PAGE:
The upper portion of the boot seal is provided with a series of radially spaced apart corrugations 60 that are arranged concentrically about the opening 54. These corrugations accommodate tilting of the stud 22. During jounce and rebound movement of the suspension, the corrugated portion 60 of the boot 54 will flex in a fashion whereby the rubber will not be stretched or distorted to cause fatigue failure.

The side wall portion of the boot seal 44 is molded in a fashion to accommodate flexing resulting from steering movement of the spindle 10. Such steering movement causes an angular displacement between the upper and lower ends of the boot 44.

A circumferential series of ogee depressions 62 are molded into the side wall of the boot seal 44. As indicated in FIGURE 4, which is an enlarged sectional view taken along section lines 4-4 of FIGURE 2, the depression 62 extends inwardly towards the center of the stud 22. Referring to the perspective view, FIGURE 2, when the upper end of the boot seal 44 is rotated in a clockwise fashion, the angular arrangement or inclination of the depressions 62 will be increased so that they will tend to overlay one another. When the upper end is turned in a counterclockwise fashion, the ogee depressions 62 tend to become more erect and straighten out. This unique configuration is such that steering movement of the spindle 10 and stud 22 will not cause the side wall of the boot seal 44 to stretch or otherwise produce fatigue failure.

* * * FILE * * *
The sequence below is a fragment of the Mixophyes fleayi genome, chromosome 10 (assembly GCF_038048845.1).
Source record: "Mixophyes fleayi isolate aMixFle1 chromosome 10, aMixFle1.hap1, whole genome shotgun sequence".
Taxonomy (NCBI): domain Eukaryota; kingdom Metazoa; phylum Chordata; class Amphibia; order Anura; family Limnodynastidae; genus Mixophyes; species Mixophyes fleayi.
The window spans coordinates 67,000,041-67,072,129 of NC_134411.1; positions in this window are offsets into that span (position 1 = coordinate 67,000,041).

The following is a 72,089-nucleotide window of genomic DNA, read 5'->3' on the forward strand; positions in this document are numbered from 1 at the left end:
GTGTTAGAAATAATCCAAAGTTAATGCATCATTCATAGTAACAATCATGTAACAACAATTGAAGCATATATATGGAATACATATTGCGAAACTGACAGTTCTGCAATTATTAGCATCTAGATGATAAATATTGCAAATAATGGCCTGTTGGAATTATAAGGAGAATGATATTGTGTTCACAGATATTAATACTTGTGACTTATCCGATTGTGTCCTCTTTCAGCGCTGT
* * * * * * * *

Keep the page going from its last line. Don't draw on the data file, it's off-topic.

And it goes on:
Modifications and alterations of this invention may ocour to those skilled in the art that will come within the scope and spirit of the following claims.

I claim: